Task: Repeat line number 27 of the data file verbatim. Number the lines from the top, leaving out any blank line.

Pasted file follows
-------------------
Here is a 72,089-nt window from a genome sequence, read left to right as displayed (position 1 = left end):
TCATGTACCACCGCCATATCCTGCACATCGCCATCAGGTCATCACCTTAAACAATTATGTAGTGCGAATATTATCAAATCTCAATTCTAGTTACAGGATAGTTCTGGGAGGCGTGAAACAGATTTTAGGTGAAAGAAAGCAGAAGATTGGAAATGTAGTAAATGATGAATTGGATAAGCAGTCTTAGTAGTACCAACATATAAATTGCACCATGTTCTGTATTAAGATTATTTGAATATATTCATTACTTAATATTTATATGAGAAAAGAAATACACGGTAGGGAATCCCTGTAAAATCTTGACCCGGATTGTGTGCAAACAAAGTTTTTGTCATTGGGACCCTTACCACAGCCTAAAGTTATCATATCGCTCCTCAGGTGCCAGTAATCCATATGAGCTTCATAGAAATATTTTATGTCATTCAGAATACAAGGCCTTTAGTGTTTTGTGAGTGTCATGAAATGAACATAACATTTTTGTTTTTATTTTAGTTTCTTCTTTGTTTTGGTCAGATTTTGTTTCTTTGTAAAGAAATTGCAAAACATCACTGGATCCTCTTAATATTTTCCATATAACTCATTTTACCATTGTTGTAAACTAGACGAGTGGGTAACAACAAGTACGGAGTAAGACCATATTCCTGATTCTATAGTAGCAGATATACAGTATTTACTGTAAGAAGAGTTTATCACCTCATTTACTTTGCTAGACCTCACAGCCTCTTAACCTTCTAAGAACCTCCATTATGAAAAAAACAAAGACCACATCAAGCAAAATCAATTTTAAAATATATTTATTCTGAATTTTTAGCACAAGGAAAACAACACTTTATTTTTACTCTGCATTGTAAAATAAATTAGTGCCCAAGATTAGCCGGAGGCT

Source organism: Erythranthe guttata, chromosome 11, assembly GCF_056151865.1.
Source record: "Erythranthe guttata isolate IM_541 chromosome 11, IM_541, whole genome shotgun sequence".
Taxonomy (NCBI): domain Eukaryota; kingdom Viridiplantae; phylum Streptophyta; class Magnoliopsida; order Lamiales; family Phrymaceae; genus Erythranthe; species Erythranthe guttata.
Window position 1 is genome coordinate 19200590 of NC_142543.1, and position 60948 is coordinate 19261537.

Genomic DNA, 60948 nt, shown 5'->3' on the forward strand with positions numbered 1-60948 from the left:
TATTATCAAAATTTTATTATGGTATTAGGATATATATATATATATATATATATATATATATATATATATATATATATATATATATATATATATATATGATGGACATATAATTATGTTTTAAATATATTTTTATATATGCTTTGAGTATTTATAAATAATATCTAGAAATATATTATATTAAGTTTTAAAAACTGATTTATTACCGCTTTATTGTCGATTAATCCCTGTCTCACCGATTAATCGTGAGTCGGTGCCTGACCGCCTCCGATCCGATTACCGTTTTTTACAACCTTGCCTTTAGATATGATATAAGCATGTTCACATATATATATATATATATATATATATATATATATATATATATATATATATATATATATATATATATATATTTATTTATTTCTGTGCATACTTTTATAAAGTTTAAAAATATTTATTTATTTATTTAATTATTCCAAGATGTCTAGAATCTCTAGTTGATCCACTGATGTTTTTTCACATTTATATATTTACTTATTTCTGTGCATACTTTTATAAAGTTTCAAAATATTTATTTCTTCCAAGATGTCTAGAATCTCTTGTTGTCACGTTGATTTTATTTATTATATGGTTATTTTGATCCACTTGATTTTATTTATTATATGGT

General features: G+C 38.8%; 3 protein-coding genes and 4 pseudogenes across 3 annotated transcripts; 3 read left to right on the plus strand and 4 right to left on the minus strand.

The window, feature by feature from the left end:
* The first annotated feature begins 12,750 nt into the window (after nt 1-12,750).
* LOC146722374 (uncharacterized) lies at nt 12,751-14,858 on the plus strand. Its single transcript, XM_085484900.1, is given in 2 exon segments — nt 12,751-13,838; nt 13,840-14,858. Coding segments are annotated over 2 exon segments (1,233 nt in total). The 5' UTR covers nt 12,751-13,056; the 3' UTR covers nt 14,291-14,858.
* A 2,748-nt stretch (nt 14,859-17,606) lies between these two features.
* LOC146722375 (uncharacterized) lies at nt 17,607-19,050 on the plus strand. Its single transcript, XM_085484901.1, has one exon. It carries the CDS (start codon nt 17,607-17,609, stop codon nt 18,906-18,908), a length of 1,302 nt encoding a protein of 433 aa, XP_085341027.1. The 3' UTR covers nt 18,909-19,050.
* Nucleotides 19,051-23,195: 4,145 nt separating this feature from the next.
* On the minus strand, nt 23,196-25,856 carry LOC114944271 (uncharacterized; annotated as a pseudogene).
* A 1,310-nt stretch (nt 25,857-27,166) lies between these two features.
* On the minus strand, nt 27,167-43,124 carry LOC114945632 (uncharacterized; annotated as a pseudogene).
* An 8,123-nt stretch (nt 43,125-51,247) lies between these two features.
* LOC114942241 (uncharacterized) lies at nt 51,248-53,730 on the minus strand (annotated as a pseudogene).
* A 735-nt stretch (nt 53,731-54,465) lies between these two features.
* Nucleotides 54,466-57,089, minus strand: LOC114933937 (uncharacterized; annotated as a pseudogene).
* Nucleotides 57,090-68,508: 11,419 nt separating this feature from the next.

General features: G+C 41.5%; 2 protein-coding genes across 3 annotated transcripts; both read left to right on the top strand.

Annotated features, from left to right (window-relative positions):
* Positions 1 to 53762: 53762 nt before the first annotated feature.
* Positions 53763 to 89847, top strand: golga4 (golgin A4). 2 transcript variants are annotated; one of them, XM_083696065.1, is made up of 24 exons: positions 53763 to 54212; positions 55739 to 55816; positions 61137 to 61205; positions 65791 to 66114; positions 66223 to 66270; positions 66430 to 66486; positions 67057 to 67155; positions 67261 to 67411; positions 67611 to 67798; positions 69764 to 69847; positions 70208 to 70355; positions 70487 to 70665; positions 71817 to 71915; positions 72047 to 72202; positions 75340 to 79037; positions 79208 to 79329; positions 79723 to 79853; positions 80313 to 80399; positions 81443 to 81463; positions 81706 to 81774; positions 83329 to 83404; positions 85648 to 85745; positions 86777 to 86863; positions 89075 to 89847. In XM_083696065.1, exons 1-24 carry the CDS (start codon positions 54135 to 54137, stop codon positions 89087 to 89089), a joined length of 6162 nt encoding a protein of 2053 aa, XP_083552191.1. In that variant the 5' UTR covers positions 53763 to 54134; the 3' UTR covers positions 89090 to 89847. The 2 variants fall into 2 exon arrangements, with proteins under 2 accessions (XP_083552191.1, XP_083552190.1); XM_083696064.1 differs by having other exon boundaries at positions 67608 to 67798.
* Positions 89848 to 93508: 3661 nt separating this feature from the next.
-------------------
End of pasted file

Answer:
* Positions 53763 to 89847, top strand: golga4 (golgin A4). 2 transcript variants are annotated; one of them, XM_083696065.1, is made up of 24 exons: positions 53763 to 54212; positions 55739 to 55816; positions 61137 to 61205; positions 65791 to 66114; positions 66223 to 66270; positions 66430 to 66486; positions 67057 to 67155; positions 67261 to 67411; positions 67611 to 67798; positions 69764 to 69847; positions 70208 to 70355; positions 70487 to 70665; positions 71817 to 71915; positions 72047 to 72202; positions 75340 to 79037; positions 79208 to 79329; positions 79723 to 79853; positions 80313 to 80399; positions 81443 to 81463; positions 81706 to 81774; positions 83329 to 83404; positions 85648 to 85745; positions 86777 to 86863; positions 89075 to 89847. In XM_083696065.1, exons 1-24 carry the CDS (start codon positions 54135 to 54137, stop codon positions 89087 to 89089), a joined length of 6162 nt encoding a protein of 2053 aa, XP_083552191.1. In that variant the 5' UTR covers positions 53763 to 54134; the 3' UTR covers positions 89090 to 89847. The 2 variants fall into 2 exon arrangements, with proteins under 2 accessions (XP_083552191.1, XP_083552190.1); XM_083696064.1 differs by having other exon boundaries at positions 67608 to 67798.